JacketFlap tags: Crowdfunding, Helloween!, Holidays, 24 hours of halloween, 31 days of halloween, canaan cult revival, christian sager, Add a tag
And yet another crowdfunded Horror anthology, this time led by Christian Sager who explains it thusly:
CANAAN CULT REVIVAL is an explicit and graphic compilation of horror, designed to distress its readers. In fact, some creators who originally participated in the magazine had to withdraw when they were exposed to its subject matter. This isn’t yet another retelling of the same witchcrafted demon possession you’ve come to know.
“The Flagellant:” (Art by Drew Rausch.) Kushiel the Wayfarer has punished Purgatory’s residents for eternity. When a coven of wealthy socialites tries to bind him, it becomes Kushiel’s turn to punish himself.
“Trial By Cauldron:” (Story & Art by EC Steiner.) Dissension in a coven of witches leads to one young woman to seek the terrible embrace of the demon Andras.
“Beestings:” (Art by Anthony Hightower.) Two young men are seduced and punished after they beat up a witch’s son.
“By Proxy:” (Art by Eraklis Petmezas.) Frank Delaney decides to scare his son away from the occult by turning their home into a “hell house.”
“The Never Event:” (Art by Henry Eudy.) As part of her initiation as a demon hunter, Luanne’s father forces her to exorcise another teenage girl… or kill her trying.
“The Bully Pulpit:” (Art by Rich Barrett.) The deacon of a small religious school warns his students that one of their peers is possessed by a demon. To further his cause, he turns to diabolism and domestic abuse.
“Snow Blind:” (Art by Rafer Roberts.) Young Alia Siskin temporarily loses her vision. But the demon Beleth has plans for her… and her new puppy.
“The Resident:” (Art by Kelly Williams.) Joe checks out the same rare books from the local library everyday. When the head archivist confronts him, she learns a dark, demonic secret.
And some art:
“Trial By Cauldron.” Written and drawn by EC Steiner.
“The Flagellant.” Art by Drew Rausch.
Kelly Williams – “The Resident”
“Beestings.” Art by Anthony Hightower.
Rafer Roberts – “Snow Blind”
“The Bully Pulpit.” Art by Rich Barrett.
“By Proxy.” Art by Eraklis Petmezas.
Henry Eudy – “The Never Event”Add a Comment
Blog: Inkygirl: Daily Diversions For Writers (Login to Add to MyJacketFlap)
JacketFlap tags: Craft of writing, characters, Add a tag
From Debbie: Thanks to Paper Lantern Lit for letting Inkygirl premiere their new series of GET LIT videos. In this video, former Harpercollins and Razorbill editor Lexa Hillyer talks about how to establish the right WANTS and NEEDS for your characters:
Hello from Paper Lantern Lit, the "story architects!" We're so excited to premiere our new video series, Get Lit, on InkyGirl. Each Get Lit video will explore the blueprints to each of PLL's secrets of the storytelling trade.
In this video, watch PLL Co-Founder (and author of PROOF OF FOREVER, out June 2015!) Lexa Hillyer talk about the Wants and Needs of characters, and how they form the essential basis on which to build your story. We hope these videos will be helpful to aspiring writers– especially all of you prepping for NaNoWriMo tomorrow!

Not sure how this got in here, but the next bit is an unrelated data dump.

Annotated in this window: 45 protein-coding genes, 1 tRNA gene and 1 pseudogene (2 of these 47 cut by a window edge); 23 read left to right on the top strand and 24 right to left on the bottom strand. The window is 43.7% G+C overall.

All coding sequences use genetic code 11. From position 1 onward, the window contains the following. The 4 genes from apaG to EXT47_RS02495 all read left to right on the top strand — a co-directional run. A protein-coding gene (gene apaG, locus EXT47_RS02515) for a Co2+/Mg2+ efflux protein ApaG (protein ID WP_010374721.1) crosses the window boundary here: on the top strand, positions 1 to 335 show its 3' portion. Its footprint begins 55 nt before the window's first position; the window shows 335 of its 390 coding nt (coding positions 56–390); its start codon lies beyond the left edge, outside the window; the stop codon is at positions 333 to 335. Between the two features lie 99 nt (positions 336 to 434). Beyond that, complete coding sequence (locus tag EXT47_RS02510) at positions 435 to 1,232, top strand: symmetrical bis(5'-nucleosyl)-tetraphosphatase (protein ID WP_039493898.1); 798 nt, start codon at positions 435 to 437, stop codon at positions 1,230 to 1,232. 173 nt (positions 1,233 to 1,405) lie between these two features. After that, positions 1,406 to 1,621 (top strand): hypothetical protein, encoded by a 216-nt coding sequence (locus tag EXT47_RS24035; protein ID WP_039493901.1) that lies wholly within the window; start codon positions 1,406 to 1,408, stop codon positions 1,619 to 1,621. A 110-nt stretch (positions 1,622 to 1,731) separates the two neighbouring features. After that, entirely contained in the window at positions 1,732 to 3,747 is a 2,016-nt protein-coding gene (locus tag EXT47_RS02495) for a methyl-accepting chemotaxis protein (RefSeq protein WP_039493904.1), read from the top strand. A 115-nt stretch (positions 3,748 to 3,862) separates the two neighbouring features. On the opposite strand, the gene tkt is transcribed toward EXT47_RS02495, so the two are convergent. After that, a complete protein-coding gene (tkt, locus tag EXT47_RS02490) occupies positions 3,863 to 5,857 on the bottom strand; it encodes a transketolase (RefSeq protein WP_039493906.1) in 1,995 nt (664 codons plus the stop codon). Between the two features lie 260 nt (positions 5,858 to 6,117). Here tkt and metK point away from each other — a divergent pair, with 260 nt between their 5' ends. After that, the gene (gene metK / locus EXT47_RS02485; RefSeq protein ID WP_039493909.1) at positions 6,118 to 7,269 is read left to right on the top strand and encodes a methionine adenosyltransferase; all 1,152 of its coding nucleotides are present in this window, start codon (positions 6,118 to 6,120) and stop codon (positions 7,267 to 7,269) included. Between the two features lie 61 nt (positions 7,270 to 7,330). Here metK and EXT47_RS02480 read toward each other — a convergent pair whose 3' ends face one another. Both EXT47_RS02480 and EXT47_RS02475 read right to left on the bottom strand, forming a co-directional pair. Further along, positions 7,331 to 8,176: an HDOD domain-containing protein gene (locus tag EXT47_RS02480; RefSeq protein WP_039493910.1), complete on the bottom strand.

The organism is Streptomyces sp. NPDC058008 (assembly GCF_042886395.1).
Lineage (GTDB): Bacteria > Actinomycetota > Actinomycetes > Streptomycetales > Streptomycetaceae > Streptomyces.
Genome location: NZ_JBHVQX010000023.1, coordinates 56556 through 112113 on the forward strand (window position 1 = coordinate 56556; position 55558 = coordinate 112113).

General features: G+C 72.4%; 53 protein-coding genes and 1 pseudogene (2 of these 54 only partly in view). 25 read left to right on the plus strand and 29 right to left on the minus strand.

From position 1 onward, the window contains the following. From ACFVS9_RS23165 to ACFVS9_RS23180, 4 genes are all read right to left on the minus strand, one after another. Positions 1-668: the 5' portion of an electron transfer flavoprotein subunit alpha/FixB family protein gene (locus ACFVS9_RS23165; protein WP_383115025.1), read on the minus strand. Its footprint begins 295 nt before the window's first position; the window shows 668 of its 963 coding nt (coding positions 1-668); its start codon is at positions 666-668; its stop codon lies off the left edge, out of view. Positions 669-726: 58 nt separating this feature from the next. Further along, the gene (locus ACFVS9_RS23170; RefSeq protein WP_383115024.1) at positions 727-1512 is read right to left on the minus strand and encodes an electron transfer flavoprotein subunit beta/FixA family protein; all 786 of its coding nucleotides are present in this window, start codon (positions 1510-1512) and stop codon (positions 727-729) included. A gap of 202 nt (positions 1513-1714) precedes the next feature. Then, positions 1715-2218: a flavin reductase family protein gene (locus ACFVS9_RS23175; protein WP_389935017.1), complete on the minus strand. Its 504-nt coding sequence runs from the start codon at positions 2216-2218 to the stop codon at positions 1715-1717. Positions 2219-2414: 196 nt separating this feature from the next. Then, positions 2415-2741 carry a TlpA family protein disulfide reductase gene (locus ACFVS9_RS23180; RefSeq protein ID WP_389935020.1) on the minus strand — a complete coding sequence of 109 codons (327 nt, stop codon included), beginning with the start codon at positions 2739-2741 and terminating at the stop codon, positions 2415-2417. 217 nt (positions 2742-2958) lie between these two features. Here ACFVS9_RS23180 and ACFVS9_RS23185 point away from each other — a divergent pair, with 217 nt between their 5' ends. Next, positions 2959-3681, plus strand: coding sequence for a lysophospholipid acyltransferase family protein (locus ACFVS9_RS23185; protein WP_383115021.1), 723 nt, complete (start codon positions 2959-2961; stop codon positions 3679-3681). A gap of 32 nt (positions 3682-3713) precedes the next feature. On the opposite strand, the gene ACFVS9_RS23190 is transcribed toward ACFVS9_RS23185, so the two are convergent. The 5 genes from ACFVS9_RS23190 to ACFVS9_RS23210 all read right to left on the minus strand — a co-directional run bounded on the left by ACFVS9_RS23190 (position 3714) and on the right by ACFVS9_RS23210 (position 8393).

If you missed the introduction to Get Lit featuring PLL Co-Founder and New York Times bestselling author Lauren Oliver (The Delirium Trilogy, Panic, The Spindlers) click here.
You can subscribe to the Get Lit videos here, and never miss an update.
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On Monday November 3rd, check out Fic Fare for the next Get Lit video, and become the architect of your BEST story!Add a Comment
They've announced that the 2014 Asia Society Bernard Schwartz Book Award (and its $20,000 prize) goes to The Blood Telegram: Nixon, Kissinger and A Forgotten Genocide, by Gary Bass, selected " from over 100 nominations" (which are unfortunately not identified).
See also the Vintage publicity page, or get your copy at Amazon.com or Amazon.co.uk.
The prize: "recognizes nonfiction books for their outstanding contributions to the understanding of contemporary Asia or U.S.-Asia relations".
Interestingly, while translations are eligible, they apparently have to have been published, for the first time, in their original language and in English in the year for which they are being considered (i.e. for the 2015 prize between 1 January and 31 December 2014). Very, very few books get translated into English and published in the same year they appear in their original language. Very few.
In honor of the paperback edition of THE BEAUTIFUL THING THAT AWAITS US ALL by Fabulous Laird Barron, let's have a writing contest!
The usual rules apply:
1. Write a story using 100 words or fewer.
2. Use these words in the story:
3. You must use the whole word, but that whole word can be part of a larger word: so backboard is ok, but black is not.
4. One entry per person. If you need a mulligan (a do-over) erase your entry and post again. It helps to work out your entry first and then post.
5. International entries are allowed.
6. Titles count as part of the word count (you don't need a title)
Contest opens: Saturday 11/1/14 at noon
Contest closes: Sunday 11/2/14 at noon
Questions? Tweet to me @Janet_Reid
Blog: ArtsJournal Publishing (Login to Add to MyJacketFlap)
JacketFlap tags: PEOPLE, 11.02.14, Add a tag
A decade ago Sunday, the filmmaker, media figure and right-wing provocateur was shot and had his throat slit by a young Moroccan Dutchman who claimed he was defending the name of Allah. “In this tidy country of 17 million, which prides itself on tolerance, the murder opened a raw and polarizing debate … which is still raging.”Add a Comment